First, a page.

Thursday, February 21, 2013

Parke Cooper on Horses, Hunter S. Thompson, and the Displacement of Fear

Hunter Thompson's The Kentucky Derby is Decadent and Depraved is a favorite of mine because it breaks the perceived promise that we readers think that it makes to us: It is a piece of writing about the Kentucky Derby, which is ostensibly an event about horses, so we readers assume that we're going to get something about horses. However, as anyone that has read the piece will observe, there is virtually no treatment of the equine in the essay – it is essentially an account that we assume is supposed to be about horses, but then betrays itself as a piece about the depravity wrought by the Kentucky Derby's spectators (those observing the horses), then transforms again into a piece about the depravity of the author and his illustrator, Ralph Steadman (those observing the spectators). The work betrays the trust of the reader twice, and yet it is still so lovable and strangely scary that I can't help but feel immense respect and gratitude for it just existing.
I think horses are pretty scary, but I'm not actually afraid of them. They are scary only in the hypothetical sense, not the autonomic or mechanical sense. When I see a live horse, I do not get sweaty palms or suffer from an increased heart rate, I do not feel anxiety or the fight-or-flight response. I do not feel fear when I see a horse – my fear of horses should be about horses – but it isn't: my fear of horses is built of associations that I make with horses. My fear of horses isn't really a fear or a phobia at all, it is a house-of-cards-like construction that hijacks my mind every time I see a living horse; it is a sensation that I can only call fear because that is the closest thing to it that I know. The Kentucky Derby is Decadent and Depraved is dragged off course, too: it is afraid of people, and Thompson is afraid of himself, of his own reflection in the mirror. The essay is hijacked away from the treatment of horses and toward the treatment of human revelry taken to an unhealthy extreme. Maybe something is just broken in my fear response: a dog bit off a part of my upper lip when I was four years old, and now whenever I see a dog attacking a person on TV or in film, I can't help but give myself over to hysterical laughter.
The first time I read Decadent and Depraved, something that really surprised me was how good Thompson is at shifting the weirdness of the other outward from himself: first Thompson himself is the other, a former Kentuckian who doesn't remember what is considered a proper drink to order during the Derby; then Steadman is othered, a Londoner totally out of his element on his first trip to the United States; soon the race horses are the other, a bunch of strange four-legged beasts vastly outnumbered by the bipeds crushing each other to watch the race; until eventually the mantle of the other lands on the shoulders of the reader, as Thompson literally kicks us out of the essay with a nonchalant foot to the seat of the pants: “If I weren’t sick I’d kick your ass all the way to Bowling Green..."
Five things that are scary about horses:
  1. Horses have huge, uncannily human-looking eyes with dainty eyelashes. These eyes are at once alert and intelligent and manic, giving the horse the appearance of a dangerously brilliant lunatic.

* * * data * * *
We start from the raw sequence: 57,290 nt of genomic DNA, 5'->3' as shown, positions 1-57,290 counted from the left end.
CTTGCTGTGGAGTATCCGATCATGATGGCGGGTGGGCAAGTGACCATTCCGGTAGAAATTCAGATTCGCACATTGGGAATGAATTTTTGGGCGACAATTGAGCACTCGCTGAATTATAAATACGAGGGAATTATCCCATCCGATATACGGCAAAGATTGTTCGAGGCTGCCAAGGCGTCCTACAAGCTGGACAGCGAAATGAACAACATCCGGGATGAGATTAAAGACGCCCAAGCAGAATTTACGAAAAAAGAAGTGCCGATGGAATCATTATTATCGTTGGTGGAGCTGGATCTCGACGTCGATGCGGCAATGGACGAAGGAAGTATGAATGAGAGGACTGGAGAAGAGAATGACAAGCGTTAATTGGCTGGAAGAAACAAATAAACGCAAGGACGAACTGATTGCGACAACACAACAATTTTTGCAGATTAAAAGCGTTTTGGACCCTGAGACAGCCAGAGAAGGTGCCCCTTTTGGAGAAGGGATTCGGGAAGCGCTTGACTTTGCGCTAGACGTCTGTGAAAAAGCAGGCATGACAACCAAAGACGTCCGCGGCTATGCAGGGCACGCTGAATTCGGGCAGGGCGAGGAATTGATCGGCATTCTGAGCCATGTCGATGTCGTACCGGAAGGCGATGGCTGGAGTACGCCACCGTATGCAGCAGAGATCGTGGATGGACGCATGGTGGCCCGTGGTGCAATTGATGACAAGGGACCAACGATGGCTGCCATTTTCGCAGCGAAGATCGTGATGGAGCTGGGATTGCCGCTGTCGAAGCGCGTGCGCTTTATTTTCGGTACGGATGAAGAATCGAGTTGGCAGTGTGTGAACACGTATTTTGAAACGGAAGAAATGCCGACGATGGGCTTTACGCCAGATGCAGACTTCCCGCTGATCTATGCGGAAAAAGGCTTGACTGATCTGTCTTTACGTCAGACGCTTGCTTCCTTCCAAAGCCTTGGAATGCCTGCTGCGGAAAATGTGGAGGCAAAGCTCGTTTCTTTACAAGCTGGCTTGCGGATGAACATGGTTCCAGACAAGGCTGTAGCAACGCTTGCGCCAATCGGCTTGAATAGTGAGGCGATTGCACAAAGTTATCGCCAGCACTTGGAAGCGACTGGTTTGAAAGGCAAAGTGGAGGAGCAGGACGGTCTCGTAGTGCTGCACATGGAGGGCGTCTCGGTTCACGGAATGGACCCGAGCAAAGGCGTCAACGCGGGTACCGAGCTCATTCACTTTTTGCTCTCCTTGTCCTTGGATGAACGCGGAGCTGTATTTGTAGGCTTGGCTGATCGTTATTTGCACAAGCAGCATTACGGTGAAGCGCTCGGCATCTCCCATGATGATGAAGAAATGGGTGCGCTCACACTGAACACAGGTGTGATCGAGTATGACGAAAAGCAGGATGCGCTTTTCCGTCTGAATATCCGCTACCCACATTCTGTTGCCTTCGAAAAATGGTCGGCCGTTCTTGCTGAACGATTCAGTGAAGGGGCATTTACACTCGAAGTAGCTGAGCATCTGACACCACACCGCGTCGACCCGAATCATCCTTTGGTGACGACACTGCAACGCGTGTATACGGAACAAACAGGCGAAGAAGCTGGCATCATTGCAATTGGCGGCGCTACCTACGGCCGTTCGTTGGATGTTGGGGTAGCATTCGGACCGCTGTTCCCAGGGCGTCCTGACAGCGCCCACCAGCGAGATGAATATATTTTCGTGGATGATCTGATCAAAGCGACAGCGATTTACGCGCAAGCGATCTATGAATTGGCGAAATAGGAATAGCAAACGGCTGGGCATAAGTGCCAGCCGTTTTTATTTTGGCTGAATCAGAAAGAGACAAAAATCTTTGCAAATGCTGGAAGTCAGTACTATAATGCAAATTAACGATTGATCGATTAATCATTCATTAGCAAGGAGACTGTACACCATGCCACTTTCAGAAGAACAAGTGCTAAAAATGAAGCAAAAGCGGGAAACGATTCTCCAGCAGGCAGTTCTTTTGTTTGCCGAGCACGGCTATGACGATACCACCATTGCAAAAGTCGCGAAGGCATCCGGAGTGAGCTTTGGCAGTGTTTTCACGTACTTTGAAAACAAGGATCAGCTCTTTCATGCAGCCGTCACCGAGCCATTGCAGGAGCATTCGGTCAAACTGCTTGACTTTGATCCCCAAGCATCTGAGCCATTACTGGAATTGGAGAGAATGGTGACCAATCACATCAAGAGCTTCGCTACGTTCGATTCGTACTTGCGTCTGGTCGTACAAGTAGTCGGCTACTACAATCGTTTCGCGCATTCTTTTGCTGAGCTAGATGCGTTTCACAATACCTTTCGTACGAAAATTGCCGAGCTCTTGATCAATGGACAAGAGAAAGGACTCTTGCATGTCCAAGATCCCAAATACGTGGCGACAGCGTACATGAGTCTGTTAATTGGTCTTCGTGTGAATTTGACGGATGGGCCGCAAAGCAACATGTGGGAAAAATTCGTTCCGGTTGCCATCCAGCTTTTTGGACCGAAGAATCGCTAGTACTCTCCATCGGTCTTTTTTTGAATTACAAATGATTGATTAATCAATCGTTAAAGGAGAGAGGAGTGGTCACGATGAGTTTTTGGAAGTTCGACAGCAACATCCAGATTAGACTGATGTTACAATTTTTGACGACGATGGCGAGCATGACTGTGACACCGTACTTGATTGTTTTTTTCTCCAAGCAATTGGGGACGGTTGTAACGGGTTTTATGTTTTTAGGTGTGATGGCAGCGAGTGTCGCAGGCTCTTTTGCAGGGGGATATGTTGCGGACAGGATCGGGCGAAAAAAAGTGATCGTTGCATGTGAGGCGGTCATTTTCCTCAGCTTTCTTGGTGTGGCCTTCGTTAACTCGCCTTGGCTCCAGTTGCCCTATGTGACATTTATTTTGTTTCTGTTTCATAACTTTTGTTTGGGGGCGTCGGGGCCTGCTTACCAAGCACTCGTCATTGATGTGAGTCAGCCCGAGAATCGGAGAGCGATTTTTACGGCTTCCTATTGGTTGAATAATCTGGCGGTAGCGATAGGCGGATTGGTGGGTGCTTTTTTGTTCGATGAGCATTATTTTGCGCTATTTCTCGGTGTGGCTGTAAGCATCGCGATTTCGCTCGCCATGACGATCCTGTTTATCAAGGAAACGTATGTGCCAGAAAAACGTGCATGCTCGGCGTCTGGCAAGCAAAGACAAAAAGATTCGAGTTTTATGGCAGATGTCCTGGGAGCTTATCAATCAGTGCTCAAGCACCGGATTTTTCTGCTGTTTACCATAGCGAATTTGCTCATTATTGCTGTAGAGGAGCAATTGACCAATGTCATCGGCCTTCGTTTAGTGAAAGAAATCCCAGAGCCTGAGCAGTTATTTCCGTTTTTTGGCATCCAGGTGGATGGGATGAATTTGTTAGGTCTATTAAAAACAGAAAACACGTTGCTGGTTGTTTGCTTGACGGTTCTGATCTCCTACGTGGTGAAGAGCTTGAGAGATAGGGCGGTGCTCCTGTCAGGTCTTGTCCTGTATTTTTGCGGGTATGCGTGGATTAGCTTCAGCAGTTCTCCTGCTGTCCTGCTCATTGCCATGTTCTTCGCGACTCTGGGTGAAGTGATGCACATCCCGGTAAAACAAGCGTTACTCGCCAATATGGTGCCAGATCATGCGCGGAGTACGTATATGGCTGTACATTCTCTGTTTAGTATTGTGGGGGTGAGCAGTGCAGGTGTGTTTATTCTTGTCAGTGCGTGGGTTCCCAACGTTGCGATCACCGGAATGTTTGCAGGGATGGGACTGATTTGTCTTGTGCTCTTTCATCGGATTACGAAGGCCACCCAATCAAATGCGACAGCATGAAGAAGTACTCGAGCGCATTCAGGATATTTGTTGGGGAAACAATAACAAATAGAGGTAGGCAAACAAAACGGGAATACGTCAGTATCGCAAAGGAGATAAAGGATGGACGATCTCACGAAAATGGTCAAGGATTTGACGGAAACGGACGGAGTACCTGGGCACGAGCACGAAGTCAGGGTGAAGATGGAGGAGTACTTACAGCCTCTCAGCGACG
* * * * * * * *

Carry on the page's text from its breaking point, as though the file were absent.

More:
2. The teeth of a horse are menacing because they seem unsettlingly human which, as above, gives them the look of some sort of nightmarish mutant with a huge mouth. The horse's teeth must also be filed down by means of a special set of files, and the idea of having my teeth filed ranks in my mind amongst the most grievously savage forms of torture.
  3. Getting trampled/kicked/etc. by a horse would be the worst injury. Horses are very heavy and their feet are adorned with tempered metal. Whenever I see a horseshoe hanging on a wall, I don't think about good luck, instead I think about what it would be like if a horse stepped on my foot.
  4. Horses have enormous ears, which for me bring to mind the ears of a German Shepard, the most powerful breed of military attack dog. If a horse could be trained to kill, it could only be stopped by massive application of force beyond the means of a thin individual such as myself.
  5. I can't outrun a horse.
Ultimately, Thompson talks about horses at length only twice in the work, once to compare the looming dangers of inbreeding horses with the present dangers of inbreeding amongst "a narrow Southern society" as he calls it, and again to discuss the results of the Kentucky Derby, remarking that the victor, a stallion named Dust Commander, cost his owner only $6,500 and won $127,000.

In the blink of an eye the horse can become a live wire on a tear, trampling, screaming, and in many ways just as scared as I am – a force of nature, practically as unthinking as a landslide once panicked. My fear must be a kind of respect, the same respect that I feel for soldiers of fortune and high-current electrical cables. I know they're dangerous but harmless when handled properly, and that is what instills the fear. I know that I should be afraid of the horse but I am not.  


Parke Cooper is an MFA candidate in fiction at the University of Arizona. 


  1. Parke -- I love this piece; though I've never been a huge HST fan, I think this story is fantastic, and the turn at the end is great, too. Grantland did a weird thing about the history the writing of it, worth checking out -- to add to the weirdness, if nothing else.

    1. Thanks Dave! I'll check that Grantland article out.